FileWhopper file transfer review

File transfers made simple

(Image: © FileWhopper)

TechRadar Verdict

FileWhopper has plenty of strengths and a few weaknesses (it's Windows only for now), but it's an appealing option if you want to transfer large files and folders to someone else, without having to sign up for a monthly subscription to a cloud storage service.


  • +

    Slick and simple operation

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    Custom file encryption

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    Tiered pricing works well


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    No Mac or Linux support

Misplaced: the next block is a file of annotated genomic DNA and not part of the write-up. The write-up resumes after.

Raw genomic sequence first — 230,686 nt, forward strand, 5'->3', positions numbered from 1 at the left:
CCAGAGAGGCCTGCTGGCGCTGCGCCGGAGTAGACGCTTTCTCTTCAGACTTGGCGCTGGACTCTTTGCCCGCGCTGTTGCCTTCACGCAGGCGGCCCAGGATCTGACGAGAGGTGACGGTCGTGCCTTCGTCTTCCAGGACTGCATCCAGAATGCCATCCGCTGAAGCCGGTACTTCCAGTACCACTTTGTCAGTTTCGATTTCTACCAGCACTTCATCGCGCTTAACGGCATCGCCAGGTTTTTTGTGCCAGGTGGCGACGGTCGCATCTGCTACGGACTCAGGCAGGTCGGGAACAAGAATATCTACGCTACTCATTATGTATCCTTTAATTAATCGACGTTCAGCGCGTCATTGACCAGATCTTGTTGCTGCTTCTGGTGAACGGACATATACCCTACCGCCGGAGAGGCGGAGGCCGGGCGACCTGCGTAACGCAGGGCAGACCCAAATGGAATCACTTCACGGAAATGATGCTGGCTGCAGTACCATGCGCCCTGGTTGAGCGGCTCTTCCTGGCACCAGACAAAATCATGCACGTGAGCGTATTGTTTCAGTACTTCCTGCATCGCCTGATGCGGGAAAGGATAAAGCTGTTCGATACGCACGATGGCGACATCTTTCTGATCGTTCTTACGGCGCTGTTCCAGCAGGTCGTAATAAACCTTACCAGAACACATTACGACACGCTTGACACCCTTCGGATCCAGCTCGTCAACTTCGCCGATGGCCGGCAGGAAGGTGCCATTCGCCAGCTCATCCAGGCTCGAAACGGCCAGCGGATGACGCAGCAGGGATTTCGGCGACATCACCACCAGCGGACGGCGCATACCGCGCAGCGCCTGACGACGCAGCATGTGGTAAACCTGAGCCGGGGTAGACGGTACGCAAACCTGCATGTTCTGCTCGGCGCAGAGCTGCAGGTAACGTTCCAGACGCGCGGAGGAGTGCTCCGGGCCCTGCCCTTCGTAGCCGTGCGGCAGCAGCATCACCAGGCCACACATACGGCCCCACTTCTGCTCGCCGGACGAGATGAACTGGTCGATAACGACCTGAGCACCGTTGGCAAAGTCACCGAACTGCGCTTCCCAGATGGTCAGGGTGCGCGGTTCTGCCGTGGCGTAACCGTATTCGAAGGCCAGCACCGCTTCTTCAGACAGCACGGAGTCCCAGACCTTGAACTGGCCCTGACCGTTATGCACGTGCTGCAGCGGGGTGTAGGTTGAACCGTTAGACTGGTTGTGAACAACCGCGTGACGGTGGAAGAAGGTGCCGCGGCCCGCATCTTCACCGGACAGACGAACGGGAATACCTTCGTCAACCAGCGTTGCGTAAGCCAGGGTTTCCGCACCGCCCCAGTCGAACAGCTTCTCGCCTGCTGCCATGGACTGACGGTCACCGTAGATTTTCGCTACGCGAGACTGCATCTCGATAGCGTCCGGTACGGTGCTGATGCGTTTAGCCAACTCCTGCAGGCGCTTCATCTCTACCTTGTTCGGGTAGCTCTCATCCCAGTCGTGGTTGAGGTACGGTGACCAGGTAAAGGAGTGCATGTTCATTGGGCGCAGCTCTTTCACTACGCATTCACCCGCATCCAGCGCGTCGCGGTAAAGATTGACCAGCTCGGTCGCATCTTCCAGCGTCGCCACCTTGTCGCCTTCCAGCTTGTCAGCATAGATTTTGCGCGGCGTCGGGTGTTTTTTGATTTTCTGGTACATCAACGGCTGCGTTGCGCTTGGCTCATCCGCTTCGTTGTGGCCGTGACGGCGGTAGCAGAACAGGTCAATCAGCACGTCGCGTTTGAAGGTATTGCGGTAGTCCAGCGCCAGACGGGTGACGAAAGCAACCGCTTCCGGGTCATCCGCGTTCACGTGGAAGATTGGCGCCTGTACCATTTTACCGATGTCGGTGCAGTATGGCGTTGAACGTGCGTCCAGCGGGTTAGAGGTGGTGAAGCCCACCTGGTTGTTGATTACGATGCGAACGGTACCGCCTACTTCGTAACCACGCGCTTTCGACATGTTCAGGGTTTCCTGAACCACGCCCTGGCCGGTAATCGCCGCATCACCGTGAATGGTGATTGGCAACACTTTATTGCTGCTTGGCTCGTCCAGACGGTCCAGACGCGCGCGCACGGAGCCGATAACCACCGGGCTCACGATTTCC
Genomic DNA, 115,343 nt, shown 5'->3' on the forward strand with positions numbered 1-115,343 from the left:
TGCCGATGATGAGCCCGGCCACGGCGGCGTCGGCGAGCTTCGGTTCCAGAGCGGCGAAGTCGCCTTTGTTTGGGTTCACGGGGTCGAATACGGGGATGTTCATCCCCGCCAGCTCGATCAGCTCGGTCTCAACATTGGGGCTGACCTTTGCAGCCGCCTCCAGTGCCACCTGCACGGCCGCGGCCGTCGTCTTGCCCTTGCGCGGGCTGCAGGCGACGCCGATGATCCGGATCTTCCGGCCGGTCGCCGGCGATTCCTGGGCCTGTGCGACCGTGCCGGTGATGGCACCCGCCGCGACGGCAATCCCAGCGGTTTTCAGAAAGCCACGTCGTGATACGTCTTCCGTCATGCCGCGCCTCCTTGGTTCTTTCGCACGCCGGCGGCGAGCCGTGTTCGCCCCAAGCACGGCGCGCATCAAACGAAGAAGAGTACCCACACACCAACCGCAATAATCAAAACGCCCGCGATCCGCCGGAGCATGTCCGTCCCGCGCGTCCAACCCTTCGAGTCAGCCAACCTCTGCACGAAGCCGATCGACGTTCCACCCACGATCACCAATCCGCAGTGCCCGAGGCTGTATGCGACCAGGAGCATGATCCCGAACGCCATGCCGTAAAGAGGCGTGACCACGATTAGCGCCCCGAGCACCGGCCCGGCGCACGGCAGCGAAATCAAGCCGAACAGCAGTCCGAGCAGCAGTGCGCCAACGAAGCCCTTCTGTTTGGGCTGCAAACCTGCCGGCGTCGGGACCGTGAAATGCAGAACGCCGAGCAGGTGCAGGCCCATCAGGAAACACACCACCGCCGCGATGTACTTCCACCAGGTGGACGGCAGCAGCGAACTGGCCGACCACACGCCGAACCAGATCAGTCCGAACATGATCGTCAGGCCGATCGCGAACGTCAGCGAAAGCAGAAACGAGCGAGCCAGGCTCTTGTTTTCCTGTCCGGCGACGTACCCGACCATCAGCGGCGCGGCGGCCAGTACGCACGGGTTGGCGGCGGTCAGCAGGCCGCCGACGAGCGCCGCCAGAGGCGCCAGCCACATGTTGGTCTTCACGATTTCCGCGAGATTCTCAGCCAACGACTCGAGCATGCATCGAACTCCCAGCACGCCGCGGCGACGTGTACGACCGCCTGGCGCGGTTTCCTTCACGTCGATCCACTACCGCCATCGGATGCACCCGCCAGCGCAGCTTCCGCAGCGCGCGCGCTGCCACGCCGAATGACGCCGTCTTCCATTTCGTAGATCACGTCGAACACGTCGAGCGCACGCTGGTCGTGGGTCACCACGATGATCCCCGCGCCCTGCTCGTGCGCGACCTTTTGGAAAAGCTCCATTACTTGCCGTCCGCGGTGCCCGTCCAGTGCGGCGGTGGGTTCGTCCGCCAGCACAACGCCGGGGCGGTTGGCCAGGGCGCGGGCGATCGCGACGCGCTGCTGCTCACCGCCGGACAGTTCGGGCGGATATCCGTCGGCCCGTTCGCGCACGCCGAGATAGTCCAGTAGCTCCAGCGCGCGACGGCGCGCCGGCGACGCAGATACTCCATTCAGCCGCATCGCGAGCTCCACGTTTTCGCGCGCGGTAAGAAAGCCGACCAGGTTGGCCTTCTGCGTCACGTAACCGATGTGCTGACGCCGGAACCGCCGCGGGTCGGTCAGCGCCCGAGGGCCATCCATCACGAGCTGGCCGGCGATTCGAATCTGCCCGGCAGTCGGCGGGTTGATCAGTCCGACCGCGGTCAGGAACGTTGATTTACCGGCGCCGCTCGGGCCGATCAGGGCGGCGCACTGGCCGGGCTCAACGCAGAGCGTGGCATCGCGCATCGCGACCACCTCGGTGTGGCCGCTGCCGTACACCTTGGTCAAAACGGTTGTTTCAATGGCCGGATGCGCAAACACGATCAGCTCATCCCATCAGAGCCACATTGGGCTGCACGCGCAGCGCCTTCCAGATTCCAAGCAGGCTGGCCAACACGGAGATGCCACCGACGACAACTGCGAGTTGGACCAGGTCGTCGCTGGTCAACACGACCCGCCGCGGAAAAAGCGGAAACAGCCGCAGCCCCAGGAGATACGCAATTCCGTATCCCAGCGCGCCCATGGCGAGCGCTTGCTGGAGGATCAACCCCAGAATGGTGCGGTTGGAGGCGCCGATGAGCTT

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    Account registration needed

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    One download per transfer

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FileWhopper isn't a cloud storage service in the traditional sense – it focuses on sharing files and folders rather than storing them, so it's perfect if you need to shift large amounts of data to another person without keeping them stored on the web for a long period.

Using simple client software, the process of getting files from A to B is a straightforward one, but you should be clear on what FileWhopper is and isn't before you sign up – and that's exactly what we're going to explain to you in the following FileWhopper review.

FileWhopper features

To use FileWhopper, you do need to download a small application rather than using your browser – this is so interrupted uploads can be more easily resumed, and it means a smoother experience overall (the program can work in the background independently). The app deletes itself once the transfer is done, so no trace is left on your system.